Thursday, November 17, 2011

The Argument Against Frazetta

Once I decided to start my web site again I began to get emails from many people who found all these negative essays and combative pronouncements about Franks art. Everyone is an expert on the internet (or at least they have convinced themselves that they are) and all these self-appointed art experts dismiss Frazetta as a serious artist. The arguments Ive heard a thousand times. The opinions are, to be frank, rather puerile and sophomoric. Periodically, this type of weak mindedness needs to be addressed. In addition to all these emails complaining about the anti-Frazetta contingents, I also receive lovely, thoughtful comments that capture the spirit and essence of Frazetta. I received this email from Tony Avacato, a New York based artist, who is a very big admirer of both Frank Frazetta and Robert E. Howard. This is what he said:

“Dave, there is something of the Cinema to his art and something of Memory, too. At the risk of waxing weird, I've always felt that Fritz was re-creating as much as creating his art. There are those certain themes that run rampant through his best work, regardless of those concessions that commerce demanded. Evocative in their unsettling power, the best of what he did -- and by their immortal influence, still do -- suggest an older soul at work. Fritz, though always young-at-heart, was an old soul, and sought through a wealth of dangerous visions, a way to re-connect to those past lives, both real and imagined. That's why his Conan paintings stand supreme among those works of fantasy. They tower above the rest because, like Robert E. Howard, Frazetta knew the intrinsic truth of things. He understood intuitively what all the great philosophers have tried to figure out throughout history. He saw the pageantry of pain and pride and passion that is Life better than most because he had lived it, over and over and over again. A remarkable artist and a remarkable man. I do not think we will see his like again. Be Well, Tony A.”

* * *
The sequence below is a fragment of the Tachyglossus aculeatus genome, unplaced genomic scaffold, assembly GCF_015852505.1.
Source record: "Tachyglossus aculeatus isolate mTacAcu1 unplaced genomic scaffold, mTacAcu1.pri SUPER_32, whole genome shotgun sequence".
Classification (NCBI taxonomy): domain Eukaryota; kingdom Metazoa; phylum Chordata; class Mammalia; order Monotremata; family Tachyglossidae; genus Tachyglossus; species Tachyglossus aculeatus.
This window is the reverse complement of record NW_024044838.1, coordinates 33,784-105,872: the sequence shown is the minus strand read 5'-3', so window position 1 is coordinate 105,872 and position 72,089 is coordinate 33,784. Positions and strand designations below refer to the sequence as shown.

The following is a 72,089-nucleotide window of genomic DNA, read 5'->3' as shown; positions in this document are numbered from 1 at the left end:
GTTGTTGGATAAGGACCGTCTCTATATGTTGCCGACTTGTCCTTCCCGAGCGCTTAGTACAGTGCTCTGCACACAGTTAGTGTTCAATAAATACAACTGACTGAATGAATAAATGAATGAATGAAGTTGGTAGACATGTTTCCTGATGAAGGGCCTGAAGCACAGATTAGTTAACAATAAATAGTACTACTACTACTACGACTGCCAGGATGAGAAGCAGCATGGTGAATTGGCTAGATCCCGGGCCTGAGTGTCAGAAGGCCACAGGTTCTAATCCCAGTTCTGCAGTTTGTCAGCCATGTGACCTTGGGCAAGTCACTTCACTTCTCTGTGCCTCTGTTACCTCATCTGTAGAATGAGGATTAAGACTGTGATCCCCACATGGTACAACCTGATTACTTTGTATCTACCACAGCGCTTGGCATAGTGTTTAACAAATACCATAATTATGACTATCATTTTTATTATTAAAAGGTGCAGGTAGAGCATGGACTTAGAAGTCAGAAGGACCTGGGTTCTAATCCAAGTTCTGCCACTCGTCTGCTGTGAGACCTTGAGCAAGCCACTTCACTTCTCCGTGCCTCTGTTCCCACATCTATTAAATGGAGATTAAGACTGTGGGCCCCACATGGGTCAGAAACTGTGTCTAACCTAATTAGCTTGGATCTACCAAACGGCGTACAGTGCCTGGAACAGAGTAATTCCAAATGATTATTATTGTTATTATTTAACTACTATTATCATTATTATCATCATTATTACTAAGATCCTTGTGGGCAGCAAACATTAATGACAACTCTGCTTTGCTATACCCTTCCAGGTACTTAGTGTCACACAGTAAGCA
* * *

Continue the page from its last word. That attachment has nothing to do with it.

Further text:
This is very heartfelt and insightful analysis. It motivated me to think about Frazetta and the type of criticism he receives. If my memory is correct, Robert Crumb copied two of Frazetta's drawings in his sketchbooks. He is quoted as saying that he just didn't get it. He didn't see the point to the subjects. This never surprised me. After all, Crumb and Frazetta occupy opposite places in the universe of art.

Let's play the devil's advocate for a moment. The arguments commonly made against Frazetta fall into the following categories:

Frazetta art is quite trite, trivial and banal.

Frazetta relies exclusively on cliches and overused stereotypes.

Frazetta provides no insight into human behavior.

Frazetta gives no real thought to the human condition and its problems.

I strongly disagree with all these assertions. Let us consider the first two points. In essence the argument is that Frazetta uses age old images of warriors, battle scenes, scenarios of contrived fantasy, and brainless women that are simply sexual stereotypes.

He uses formulaic male power fantasies and softcore titillation to fill his canvases.